The Balkan bogeyman with too few friends

PROFILE: Alija Izetbegovic; Bosnia's President has had a good week. But what future can he promise his people asks Emma Daly
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The Independent Online
"Alija" is a dirty word in much of the former Yugoslavia, shorthand for the non-existent Barbarian hordes of Muslim fanatics that nationalist Serbs and Croats claim to be valiantly holding at bay from Europe. The hatred for the Bosnian President, though, comes not from his desire for a pure Islamic state, but for his attempts to maintain some kind of ethnic and national mix in Bosnia.

"He has enemies who detest him (Serbs) and friends who despise him (Croats)," said one liberal Serb observer wearily. And while this has clearly been the best week for Mr Izetbegovic since the war began, the feel-good factor will fade fast. "The world has finally done what it should have done long ago," Mr Izetbegovic said this week. "All the citizens of Bosnia Herzegovina need peace." True, but how many of them will, if peace comes, remain citizens of Bosnia?

In war, the President has proved his courage and perhaps his Balkan stubbornness. One memorable morning this summer, as the hills around Sarajevo shuddered to the thunder of artillery, Mr Izetbegovic was seen strolling to work, accompanied unhappily by bodyguards who pleaded with their boss to get into his car. He refused; he had planned to walk. It was a lovely morning and walk he would.

Several weeks later, he demanded and won a temporary amendment to the constitution guaranteeing a Muslim successor in the event of his death during wartime. It sparked a furious argument with the prime minister, Haris Silajdzic, who threatened to resign but was dissuaded by Mr Izetbegovic, who, as befits the tangled web of Balkan politics, is perceived to be a political enemy of his prime minister.

Mr Izetbegovic, who has been active in Muslim organisations since his youth, was born in northern Bosnia 70 years ago; his birthplace has been deliberately shrouded in mystery during wartime apparently to hamper possible rebel propaganda - but appears to be in Serb-held territory.

He spent nine years in prison, arrested twice - once in the late 1940s, once in the early 1980s - by the Communist government for alleged pan- Islamic activities. "His image in Sarajevo is very positive - that of an honest, truthful and kind old man - but that sometimes belies his cunning and shrewdness," said one Sarajevan. He is a man of honour who was horrified in May 1992 when his promise of safe passage to Yugoslav Army troops trapped in the city was shattered by gunfire from "rogue elements" among the rag- tag force of policemen, gangsters and volunteers defending Sarajevo. As it happens, his guarantee was extracted under pressure by the Yugoslav Army, which took him prisoner at Sarajevo airport as he returned from peace talks in Geneva. Despite that, the President, a lawyer and university professor before the war, was genuinely angry that his word had been broken.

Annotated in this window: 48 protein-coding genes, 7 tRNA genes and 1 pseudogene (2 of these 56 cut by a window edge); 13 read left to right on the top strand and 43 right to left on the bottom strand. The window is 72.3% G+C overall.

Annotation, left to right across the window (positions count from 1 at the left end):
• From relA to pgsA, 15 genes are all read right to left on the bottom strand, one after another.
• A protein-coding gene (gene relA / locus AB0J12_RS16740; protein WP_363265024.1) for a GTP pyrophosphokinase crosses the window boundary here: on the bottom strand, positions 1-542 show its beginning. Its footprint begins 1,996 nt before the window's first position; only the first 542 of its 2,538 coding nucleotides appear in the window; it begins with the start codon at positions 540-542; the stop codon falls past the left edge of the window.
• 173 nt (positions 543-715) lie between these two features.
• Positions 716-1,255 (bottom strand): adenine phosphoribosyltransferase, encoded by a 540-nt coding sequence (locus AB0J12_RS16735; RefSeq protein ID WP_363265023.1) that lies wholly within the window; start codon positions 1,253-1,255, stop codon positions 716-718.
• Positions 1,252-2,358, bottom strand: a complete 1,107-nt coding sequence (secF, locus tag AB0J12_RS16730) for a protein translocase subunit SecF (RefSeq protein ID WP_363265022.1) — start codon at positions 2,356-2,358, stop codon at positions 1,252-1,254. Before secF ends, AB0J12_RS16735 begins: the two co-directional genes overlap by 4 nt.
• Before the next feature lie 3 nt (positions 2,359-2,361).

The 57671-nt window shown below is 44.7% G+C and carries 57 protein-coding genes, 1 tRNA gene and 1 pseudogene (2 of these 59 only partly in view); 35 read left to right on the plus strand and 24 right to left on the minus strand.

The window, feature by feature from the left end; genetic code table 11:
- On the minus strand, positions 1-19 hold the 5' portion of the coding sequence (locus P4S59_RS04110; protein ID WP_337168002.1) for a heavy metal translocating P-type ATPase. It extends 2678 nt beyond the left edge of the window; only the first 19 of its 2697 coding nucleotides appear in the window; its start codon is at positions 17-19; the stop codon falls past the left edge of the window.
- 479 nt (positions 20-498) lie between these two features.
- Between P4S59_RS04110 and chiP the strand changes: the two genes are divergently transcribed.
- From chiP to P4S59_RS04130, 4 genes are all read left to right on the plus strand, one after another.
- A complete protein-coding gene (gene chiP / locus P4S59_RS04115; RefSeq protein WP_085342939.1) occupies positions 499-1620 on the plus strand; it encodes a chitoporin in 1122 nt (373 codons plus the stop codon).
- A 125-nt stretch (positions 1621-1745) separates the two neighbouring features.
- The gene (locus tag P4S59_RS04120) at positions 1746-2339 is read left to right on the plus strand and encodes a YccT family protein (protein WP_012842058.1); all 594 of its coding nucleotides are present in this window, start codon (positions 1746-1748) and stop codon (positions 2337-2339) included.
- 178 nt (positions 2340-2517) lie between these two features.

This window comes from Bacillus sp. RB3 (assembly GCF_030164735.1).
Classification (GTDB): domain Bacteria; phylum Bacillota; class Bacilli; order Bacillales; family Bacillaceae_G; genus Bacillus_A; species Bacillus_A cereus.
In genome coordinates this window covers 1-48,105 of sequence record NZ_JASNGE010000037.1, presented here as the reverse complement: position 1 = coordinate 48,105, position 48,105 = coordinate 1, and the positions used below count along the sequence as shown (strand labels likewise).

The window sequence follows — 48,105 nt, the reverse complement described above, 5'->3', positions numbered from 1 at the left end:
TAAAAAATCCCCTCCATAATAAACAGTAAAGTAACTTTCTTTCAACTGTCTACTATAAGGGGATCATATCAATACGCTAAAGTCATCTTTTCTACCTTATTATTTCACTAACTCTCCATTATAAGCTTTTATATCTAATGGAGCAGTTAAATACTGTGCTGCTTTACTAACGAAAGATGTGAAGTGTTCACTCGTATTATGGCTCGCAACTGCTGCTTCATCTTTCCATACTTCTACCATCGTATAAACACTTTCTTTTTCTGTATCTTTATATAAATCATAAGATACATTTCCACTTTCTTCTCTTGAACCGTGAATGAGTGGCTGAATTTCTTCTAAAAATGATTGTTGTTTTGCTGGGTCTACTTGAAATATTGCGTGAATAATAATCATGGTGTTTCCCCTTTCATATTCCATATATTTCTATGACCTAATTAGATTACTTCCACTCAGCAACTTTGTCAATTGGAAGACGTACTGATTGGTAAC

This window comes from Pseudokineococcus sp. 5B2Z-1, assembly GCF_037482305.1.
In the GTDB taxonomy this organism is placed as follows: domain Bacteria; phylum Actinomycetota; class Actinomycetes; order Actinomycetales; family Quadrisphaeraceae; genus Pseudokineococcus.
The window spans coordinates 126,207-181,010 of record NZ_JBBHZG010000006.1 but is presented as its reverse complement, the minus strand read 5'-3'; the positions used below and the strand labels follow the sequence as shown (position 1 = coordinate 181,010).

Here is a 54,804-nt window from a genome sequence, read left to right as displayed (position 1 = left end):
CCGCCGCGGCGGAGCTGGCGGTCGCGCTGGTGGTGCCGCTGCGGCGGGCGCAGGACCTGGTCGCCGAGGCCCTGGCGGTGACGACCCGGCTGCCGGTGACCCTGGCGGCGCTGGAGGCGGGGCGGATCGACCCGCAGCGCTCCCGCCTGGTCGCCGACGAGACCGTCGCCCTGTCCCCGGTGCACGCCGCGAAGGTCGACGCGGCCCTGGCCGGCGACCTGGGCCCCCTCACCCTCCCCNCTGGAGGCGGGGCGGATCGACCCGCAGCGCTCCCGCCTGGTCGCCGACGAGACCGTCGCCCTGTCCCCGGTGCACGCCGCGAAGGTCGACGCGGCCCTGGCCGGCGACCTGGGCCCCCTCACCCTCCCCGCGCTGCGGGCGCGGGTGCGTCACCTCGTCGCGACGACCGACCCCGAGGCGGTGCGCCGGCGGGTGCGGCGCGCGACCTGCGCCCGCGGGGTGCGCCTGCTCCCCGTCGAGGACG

No man chooses politics in the Balkans as an act of altruism and Mr Izetbegovic must enjoy the power and patronage he wields; one son, Bakir, acts as his head of security, a daughter, Sabina, used to work as his translator, but at least both remain in Sarajevo. Many others have used their positions to send relatives as far from the front lines as possible.

He speaks excellent English but uses only Serbo-Croat in public, occasionally correcting his translator. An austere patrician figure and devout Muslim, he seems to have no problem working with atheists, Serbs and Croats in his government. His famous "Islamic declaration", for which he was jailed by the Communist Yugoslav government, was not a radical call to arms for a Muslim state in Europe but an examination of the workings of Islamic society. It is, however, cited with tedious regularity as proof of his dastardly aims for Bosnia.

In any examination of Mr Izetbegovic and his ruling SDA party, the point must be made - especially to a Western world that associates Islam with jihad revolution and intolerance - that in Bosnia, Muslim is a description of nationality, not an expression of faith. Sarajevo has many self-declared "Muslim atheists", and those who do worship in the city's battered mosques rarely seek to condemn or control their godless neighbours.

Power in Bosnia swirls round Mr Izetbegovic, who has balanced his party's moderates and hardliners. He has struggled this summer with the loss of two key aides - vice-president Ejup Ganic, injured in a car crash, and the foreign minister, killed when his helicopter was shot down by rebel Serbs.

He promised in May to break the blockade of Sarajevo by November; the Bosnian army's offensive in June met a bloody carpet of Serb mines and petered out amid furious recriminations among politicians and soldiers. Unless "Operation Deliberate Force" is extended to open the city, the pressures on Mr Izetbegovic and his troops to try againnow that Nato has weakened their enemies will be enormous.

However, Mr Izetbegovic is in great danger of presiding over a shrinking statelet menaced on all sides. Under the contact group plan, the federation, an unhappy alliance of Bosnians loyal to Sarajevo and Bosnian Croats eager for union with Zagreb, is to form another federation with the Bosnian Serb entity. Both halves will then have the right to confederal links with Croatia and Serbia proper.

Belgrade is a powerful enemy but Zagreb is an uncomfortable friend. Unless enormous pressure is placed on Croatia by its Western allies - Washington and Bonn - Sarajevo and Mr Izetbegovic could find themselves the eastern- most outpost of a Greater Croatia.

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